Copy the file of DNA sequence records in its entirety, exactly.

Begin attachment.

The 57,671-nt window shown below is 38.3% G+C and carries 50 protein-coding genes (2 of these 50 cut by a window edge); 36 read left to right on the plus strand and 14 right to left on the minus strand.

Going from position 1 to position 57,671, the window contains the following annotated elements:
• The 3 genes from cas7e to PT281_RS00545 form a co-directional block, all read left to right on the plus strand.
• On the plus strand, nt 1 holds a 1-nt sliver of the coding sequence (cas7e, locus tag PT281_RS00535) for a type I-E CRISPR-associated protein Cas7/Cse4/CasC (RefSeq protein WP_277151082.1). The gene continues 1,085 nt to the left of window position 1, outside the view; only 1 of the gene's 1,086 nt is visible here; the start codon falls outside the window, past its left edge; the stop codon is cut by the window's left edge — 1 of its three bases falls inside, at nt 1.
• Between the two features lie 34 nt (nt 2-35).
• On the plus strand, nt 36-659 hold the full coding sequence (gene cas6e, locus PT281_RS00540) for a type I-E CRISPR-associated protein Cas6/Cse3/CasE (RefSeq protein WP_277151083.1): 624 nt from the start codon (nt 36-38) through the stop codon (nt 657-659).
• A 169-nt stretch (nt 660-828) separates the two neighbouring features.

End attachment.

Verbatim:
The 57,671-nt window shown below is 38.3% G+C and carries 50 protein-coding genes (2 of these 50 cut by a window edge); 36 read left to right on the plus strand and 14 right to left on the minus strand.

Going from position 1 to position 57,671, the window contains the following annotated elements:
• The 3 genes from cas7e to PT281_RS00545 form a co-directional block, all read left to right on the plus strand.
• On the plus strand, nt 1 holds a 1-nt sliver of the coding sequence (cas7e, locus tag PT281_RS00535) for a type I-E CRISPR-associated protein Cas7/Cse4/CasC (RefSeq protein WP_277151082.1). The gene continues 1,085 nt to the left of window position 1, outside the view; only 1 of the gene's 1,086 nt is visible here; the start codon falls outside the window, past its left edge; the stop codon is cut by the window's left edge — 1 of its three bases falls inside, at nt 1.
• Between the two features lie 34 nt (nt 2-35).
• On the plus strand, nt 36-659 hold the full coding sequence (gene cas6e, locus PT281_RS00540) for a type I-E CRISPR-associated protein Cas6/Cse3/CasE (RefSeq protein WP_277151083.1): 624 nt from the start codon (nt 36-38) through the stop codon (nt 657-659).
• A 169-nt stretch (nt 660-828) separates the two neighbouring features.